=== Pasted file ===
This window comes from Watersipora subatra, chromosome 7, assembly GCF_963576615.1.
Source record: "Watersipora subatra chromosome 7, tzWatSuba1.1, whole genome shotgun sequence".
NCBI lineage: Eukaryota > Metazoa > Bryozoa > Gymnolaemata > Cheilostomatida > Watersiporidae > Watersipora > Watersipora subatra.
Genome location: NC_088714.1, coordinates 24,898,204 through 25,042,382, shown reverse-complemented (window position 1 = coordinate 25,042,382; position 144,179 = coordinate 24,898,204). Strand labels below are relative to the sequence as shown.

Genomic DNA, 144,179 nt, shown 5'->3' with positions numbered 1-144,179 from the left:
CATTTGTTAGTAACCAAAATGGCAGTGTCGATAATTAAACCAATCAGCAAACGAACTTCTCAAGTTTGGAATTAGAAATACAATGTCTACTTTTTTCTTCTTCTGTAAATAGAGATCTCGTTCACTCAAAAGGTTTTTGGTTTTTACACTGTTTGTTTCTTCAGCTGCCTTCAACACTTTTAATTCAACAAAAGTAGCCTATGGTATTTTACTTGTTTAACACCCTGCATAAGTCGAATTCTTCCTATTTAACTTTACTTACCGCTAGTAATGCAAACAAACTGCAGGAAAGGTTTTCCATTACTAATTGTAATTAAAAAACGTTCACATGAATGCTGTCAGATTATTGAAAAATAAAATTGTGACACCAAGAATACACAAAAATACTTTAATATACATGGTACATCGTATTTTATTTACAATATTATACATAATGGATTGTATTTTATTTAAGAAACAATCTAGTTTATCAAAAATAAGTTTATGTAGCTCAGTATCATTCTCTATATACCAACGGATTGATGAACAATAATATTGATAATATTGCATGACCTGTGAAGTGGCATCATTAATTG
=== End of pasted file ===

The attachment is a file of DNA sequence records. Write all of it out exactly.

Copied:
This window comes from Watersipora subatra, chromosome 7, assembly GCF_963576615.1.
Source record: "Watersipora subatra chromosome 7, tzWatSuba1.1, whole genome shotgun sequence".
NCBI lineage: Eukaryota > Metazoa > Bryozoa > Gymnolaemata > Cheilostomatida > Watersiporidae > Watersipora > Watersipora subatra.
Genome location: NC_088714.1, coordinates 24,898,204 through 25,042,382, shown reverse-complemented (window position 1 = coordinate 25,042,382; position 144,179 = coordinate 24,898,204). Strand labels below are relative to the sequence as shown.

Genomic DNA, 144,179 nt, shown 5'->3' with positions numbered 1-144,179 from the left:
CATTTGTTAGTAACCAAAATGGCAGTGTCGATAATTAAACCAATCAGCAAACGAACTTCTCAAGTTTGGAATTAGAAATACAATGTCTACTTTTTTCTTCTTCTGTAAATAGAGATCTCGTTCACTCAAAAGGTTTTTGGTTTTTACACTGTTTGTTTCTTCAGCTGCCTTCAACACTTTTAATTCAACAAAAGTAGCCTATGGTATTTTACTTGTTTAACACCCTGCATAAGTCGAATTCTTCCTATTTAACTTTACTTACCGCTAGTAATGCAAACAAACTGCAGGAAAGGTTTTCCATTACTAATTGTAATTAAAAAACGTTCACATGAATGCTGTCAGATTATTGAAAAATAAAATTGTGACACCAAGAATACACAAAAATACTTTAATATACATGGTACATCGTATTTTATTTACAATATTATACATAATGGATTGTATTTTATTTAAGAAACAATCTAGTTTATCAAAAATAAGTTTATGTAGCTCAGTATCATTCTCTATATACCAACGGATTGATGAACAATAATATTGATAATATTGCATGACCTGTGAAGTGGCATCATTAATTG